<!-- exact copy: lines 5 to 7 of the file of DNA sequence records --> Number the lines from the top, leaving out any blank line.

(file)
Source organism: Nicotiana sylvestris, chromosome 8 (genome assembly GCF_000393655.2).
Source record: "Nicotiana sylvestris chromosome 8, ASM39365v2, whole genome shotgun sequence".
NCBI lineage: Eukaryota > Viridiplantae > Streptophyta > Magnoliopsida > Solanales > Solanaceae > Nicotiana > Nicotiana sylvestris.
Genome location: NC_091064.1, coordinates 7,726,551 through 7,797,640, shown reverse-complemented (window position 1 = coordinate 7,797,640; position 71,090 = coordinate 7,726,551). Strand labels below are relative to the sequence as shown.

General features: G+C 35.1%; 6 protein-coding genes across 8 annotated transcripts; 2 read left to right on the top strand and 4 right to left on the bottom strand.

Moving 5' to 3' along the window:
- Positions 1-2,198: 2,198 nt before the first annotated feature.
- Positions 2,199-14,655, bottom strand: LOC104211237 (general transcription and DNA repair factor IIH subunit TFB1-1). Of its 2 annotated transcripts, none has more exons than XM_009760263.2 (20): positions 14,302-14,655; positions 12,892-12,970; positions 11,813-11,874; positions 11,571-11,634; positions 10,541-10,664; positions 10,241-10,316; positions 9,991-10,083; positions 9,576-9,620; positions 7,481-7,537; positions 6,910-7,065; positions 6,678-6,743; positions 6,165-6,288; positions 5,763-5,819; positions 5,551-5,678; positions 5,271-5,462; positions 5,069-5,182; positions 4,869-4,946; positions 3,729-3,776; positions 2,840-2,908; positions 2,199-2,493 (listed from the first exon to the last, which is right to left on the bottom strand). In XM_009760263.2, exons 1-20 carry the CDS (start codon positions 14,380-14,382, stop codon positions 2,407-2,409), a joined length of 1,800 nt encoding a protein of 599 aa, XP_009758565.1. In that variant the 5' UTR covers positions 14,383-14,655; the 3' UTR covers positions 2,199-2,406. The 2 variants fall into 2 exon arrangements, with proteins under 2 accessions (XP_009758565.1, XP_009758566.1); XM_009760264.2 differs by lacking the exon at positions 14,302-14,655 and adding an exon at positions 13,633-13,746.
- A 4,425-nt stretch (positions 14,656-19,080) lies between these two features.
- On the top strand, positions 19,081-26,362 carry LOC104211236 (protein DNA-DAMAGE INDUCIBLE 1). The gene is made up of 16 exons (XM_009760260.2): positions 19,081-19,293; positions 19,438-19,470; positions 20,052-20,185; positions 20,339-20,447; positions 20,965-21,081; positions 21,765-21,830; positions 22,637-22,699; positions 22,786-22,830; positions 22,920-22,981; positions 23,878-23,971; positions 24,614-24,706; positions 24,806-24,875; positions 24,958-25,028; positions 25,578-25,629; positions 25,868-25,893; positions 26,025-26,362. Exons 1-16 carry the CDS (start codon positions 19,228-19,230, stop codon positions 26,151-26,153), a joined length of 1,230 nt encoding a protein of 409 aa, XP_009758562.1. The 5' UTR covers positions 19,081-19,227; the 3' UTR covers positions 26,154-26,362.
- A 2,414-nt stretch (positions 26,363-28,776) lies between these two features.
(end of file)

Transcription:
General features: G+C 35.1%; 6 protein-coding genes across 8 annotated transcripts; 2 read left to right on the top strand and 4 right to left on the bottom strand.

Moving 5' to 3' along the window:
- Positions 1-2,198: 2,198 nt before the first annotated feature.